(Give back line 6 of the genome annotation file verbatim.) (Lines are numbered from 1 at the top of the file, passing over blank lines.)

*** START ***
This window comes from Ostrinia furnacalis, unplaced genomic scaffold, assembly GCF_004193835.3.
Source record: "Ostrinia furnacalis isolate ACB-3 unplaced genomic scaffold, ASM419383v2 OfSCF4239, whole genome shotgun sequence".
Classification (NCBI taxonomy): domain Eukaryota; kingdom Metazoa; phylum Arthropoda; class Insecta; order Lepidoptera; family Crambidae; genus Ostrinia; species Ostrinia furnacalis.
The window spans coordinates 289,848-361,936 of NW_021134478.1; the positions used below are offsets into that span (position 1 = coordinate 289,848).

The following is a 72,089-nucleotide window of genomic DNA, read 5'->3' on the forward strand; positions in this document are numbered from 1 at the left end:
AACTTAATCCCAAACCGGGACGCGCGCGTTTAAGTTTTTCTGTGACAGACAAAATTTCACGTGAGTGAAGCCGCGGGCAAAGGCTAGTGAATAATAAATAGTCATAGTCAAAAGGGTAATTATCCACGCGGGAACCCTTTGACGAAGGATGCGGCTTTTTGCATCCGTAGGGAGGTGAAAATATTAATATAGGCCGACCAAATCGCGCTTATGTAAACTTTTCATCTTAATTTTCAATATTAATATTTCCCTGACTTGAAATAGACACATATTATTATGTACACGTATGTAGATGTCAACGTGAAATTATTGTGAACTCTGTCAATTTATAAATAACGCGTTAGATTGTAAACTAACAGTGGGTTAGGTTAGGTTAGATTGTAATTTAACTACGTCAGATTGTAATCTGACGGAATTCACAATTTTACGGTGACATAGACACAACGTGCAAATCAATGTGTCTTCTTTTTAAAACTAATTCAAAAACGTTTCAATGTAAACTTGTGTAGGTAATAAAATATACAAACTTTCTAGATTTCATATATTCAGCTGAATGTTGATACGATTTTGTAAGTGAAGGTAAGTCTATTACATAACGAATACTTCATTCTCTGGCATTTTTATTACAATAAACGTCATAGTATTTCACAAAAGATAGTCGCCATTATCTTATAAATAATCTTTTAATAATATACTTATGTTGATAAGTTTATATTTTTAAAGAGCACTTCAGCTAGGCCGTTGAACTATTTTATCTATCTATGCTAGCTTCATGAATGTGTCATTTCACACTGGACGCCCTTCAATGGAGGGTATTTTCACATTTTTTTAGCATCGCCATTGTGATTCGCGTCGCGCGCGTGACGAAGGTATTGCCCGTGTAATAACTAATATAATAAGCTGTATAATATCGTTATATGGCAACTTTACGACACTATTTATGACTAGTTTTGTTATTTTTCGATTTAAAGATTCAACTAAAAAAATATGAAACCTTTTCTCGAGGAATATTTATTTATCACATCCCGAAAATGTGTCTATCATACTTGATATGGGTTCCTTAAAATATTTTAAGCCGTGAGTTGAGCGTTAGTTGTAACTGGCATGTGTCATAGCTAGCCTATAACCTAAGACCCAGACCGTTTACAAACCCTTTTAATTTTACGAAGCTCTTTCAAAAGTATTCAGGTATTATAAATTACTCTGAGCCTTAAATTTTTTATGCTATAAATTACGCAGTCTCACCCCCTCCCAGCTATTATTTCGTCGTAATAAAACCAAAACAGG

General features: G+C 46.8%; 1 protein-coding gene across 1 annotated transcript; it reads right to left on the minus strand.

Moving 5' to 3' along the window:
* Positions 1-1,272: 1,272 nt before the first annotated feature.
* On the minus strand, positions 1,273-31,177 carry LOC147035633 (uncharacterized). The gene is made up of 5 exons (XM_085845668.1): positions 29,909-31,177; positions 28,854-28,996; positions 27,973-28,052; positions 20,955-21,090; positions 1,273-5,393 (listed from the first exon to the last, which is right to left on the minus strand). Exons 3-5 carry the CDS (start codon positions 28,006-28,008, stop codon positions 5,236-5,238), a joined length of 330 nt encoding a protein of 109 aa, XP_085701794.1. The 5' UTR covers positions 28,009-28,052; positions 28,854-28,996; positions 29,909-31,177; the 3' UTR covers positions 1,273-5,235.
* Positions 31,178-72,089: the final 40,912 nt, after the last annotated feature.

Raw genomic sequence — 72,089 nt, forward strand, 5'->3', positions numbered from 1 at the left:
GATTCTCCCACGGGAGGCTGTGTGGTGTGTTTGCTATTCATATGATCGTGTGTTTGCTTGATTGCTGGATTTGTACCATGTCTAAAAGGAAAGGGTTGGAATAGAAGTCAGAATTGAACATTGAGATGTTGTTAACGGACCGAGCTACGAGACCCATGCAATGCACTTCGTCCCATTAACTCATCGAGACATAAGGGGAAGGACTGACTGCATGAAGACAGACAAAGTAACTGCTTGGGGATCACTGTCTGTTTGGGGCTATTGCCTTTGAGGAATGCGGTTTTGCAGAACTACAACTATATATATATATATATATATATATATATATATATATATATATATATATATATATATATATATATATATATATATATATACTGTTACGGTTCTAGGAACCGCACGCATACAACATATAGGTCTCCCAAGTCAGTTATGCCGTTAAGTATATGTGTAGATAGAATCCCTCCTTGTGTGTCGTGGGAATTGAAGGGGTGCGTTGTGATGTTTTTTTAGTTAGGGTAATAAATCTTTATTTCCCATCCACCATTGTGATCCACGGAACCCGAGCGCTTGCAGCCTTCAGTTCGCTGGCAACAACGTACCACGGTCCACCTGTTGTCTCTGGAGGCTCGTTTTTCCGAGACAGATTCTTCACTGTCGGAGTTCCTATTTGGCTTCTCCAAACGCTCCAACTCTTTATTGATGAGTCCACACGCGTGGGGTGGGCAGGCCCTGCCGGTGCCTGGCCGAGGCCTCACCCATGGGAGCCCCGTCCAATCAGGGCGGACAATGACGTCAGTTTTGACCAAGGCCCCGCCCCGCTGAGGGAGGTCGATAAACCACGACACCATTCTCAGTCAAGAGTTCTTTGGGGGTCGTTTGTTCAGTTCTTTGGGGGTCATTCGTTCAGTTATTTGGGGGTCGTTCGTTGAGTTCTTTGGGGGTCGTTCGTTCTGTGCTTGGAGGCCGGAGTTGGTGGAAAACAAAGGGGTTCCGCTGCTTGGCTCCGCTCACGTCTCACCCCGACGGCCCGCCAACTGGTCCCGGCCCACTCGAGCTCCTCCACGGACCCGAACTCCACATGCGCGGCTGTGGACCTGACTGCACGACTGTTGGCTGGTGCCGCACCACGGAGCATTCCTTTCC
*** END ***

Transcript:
AACTTAATCCCAAACCGGGACGCGCGCGTTTAAGTTTTTCTGTGACAGACAAAATTTCACGTGAGTGAAGCCGCGGGCAAAGGCTAGTGAATAATAAATAGTCATAGTCAAAAGGGTAATTATCCACGCGGGAACCCTTTGACGAAGGATGCGGCTTTTTGCATCCGTAGGGAGGTGAAAATATTAATATAGGCCGACCAAATCGCGCTTATGTAAACTTTTCATCTTAATTTTCAATATTAATATTTCCCTGACTTGAAATAGACACATATTATTATGTACACGTATGTAGATGTCAACGTGAAATTATTGTGAACTCTGTCAATTTATAAATAACGCGTTAGATTGTAAACTAACAGTGGGTTAGGTTAGGTTAGATTGTAATTTAACTACGTCAGATTGTAATCTGACGGAATTCACAATTTTACGGTGACATAGACACAACGTGCAAATCAATGTGTCTTCTTTTTAAAACTAATTCAAAAACGTTTCAATGTAAACTTGTGTAGGTAATAAAATATACAAACTTTCTAGATTTCATATATTCAGCTGAATGTTGATACGATTTTGTAAGTGAAGGTAAGTCTATTACATAACGAATACTTCATTCTCTGGCATTTTTATTACAATAAACGTCATAGTATTTCACAAAAGATAGTCGCCATTATCTTATAAATAATCTTTTAATAATATACTTATGTTGATAAGTTTATATTTTTAAAGAGCACTTCAGCTAGGCCGTTGAACTATTTTATCTATCTATGCTAGCTTCATGAATGTGTCATTTCACACTGGACGCCCTTCAATGGAGGGTATTTTCACATTTTTTTAGCATCGCCATTGTGATTCGCGTCGCGCGCGTGACGAAGGTATTGCCCGTGTAATAACTAATATAATAAGCTGTATAATATCGTTATATGGCAACTTTACGACACTATTTATGACTAGTTTTGTTATTTTTCGATTTAAAGATTCAACTAAAAAAATATGAAACCTTTTCTCGAGGAATATTTATTTATCACATCCCGAAAATGTGTCTATCATACTTGATATGGGTTCCTTAAAATATTTTAAGCCGTGAGTTGAGCGTTAGTTGTAACTGGCATGTGTCATAGCTAGCCTATAACCTAAGACCCAGACCGTTTACAAACCCTTTTAATTTTACGAAGCTCTTTCAAAAGTATTCAGGTATTATAAATTACTCTGAGCCTTAAATTTTTTATGCTATAAATTACGCAGTCTCACCCCCTCCCAGCTATTATTTCGTCGTAATAAAACCAAAACAGG